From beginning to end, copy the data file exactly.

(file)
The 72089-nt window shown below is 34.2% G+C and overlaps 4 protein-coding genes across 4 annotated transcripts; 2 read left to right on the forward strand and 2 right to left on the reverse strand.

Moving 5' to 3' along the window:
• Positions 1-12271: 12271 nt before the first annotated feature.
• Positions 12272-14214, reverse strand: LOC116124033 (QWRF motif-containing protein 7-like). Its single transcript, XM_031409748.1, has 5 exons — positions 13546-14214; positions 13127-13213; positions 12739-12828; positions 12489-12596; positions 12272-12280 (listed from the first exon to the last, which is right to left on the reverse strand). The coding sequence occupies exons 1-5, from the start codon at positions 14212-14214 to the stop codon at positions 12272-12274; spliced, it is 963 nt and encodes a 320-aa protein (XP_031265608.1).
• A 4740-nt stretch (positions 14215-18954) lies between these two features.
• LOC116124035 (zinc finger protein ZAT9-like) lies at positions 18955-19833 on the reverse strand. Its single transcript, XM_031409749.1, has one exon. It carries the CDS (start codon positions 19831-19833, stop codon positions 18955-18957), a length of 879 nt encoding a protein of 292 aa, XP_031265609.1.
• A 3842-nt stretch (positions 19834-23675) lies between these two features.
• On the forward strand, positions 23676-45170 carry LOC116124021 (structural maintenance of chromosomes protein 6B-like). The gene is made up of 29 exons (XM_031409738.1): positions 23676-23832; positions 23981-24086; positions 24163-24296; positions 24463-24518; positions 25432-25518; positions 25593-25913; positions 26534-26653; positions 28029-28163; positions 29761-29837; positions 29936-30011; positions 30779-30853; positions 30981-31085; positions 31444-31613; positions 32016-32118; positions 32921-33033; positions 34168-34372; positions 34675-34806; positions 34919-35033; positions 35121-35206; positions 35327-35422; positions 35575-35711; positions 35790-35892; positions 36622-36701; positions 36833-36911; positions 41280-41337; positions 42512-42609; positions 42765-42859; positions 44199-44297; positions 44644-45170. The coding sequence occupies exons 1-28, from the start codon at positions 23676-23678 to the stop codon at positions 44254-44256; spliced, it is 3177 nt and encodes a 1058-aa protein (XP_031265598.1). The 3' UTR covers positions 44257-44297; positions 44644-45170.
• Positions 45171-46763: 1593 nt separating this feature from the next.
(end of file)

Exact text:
The 72089-nt window shown below is 34.2% G+C and overlaps 4 protein-coding genes across 4 annotated transcripts; 2 read left to right on the forward strand and 2 right to left on the reverse strand.

Moving 5' to 3' along the window:
• Positions 1-12271: 12271 nt before the first annotated feature.
• Positions 12272-14214, reverse strand: LOC116124033 (QWRF motif-containing protein 7-like). Its single transcript, XM_031409748.1, has 5 exons — positions 13546-14214; positions 13127-13213; positions 12739-12828; positions 12489-12596; positions 12272-12280 (listed from the first exon to the last, which is right to left on the reverse strand). The coding sequence occupies exons 1-5, from the start codon at positions 14212-14214 to the stop codon at positions 12272-12274; spliced, it is 963 nt and encodes a 320-aa protein (XP_031265608.1).
• A 4740-nt stretch (positions 14215-18954) lies between these two features.
• LOC116124035 (zinc finger protein ZAT9-like) lies at positions 18955-19833 on the reverse strand. Its single transcript, XM_031409749.1, has one exon. It carries the CDS (start codon positions 19831-19833, stop codon positions 18955-18957), a length of 879 nt encoding a protein of 292 aa, XP_031265609.1.
• A 3842-nt stretch (positions 19834-23675) lies between these two features.
• On the forward strand, positions 23676-45170 carry LOC116124021 (structural maintenance of chromosomes protein 6B-like). The gene is made up of 29 exons (XM_031409738.1): positions 23676-23832; positions 23981-24086; positions 24163-24296; positions 24463-24518; positions 25432-25518; positions 25593-25913; positions 26534-26653; positions 28029-28163; positions 29761-29837; positions 29936-30011; positions 30779-30853; positions 30981-31085; positions 31444-31613; positions 32016-32118; positions 32921-33033; positions 34168-34372; positions 34675-34806; positions 34919-35033; positions 35121-35206; positions 35327-35422; positions 35575-35711; positions 35790-35892; positions 36622-36701; positions 36833-36911; positions 41280-41337; positions 42512-42609; positions 42765-42859; positions 44199-44297; positions 44644-45170. The coding sequence occupies exons 1-28, from the start codon at positions 23676-23678 to the stop codon at positions 44254-44256; spliced, it is 3177 nt and encodes a 1058-aa protein (XP_031265598.1). The 3' UTR covers positions 44257-44297; positions 44644-45170.
• Positions 45171-46763: 1593 nt separating this feature from the next.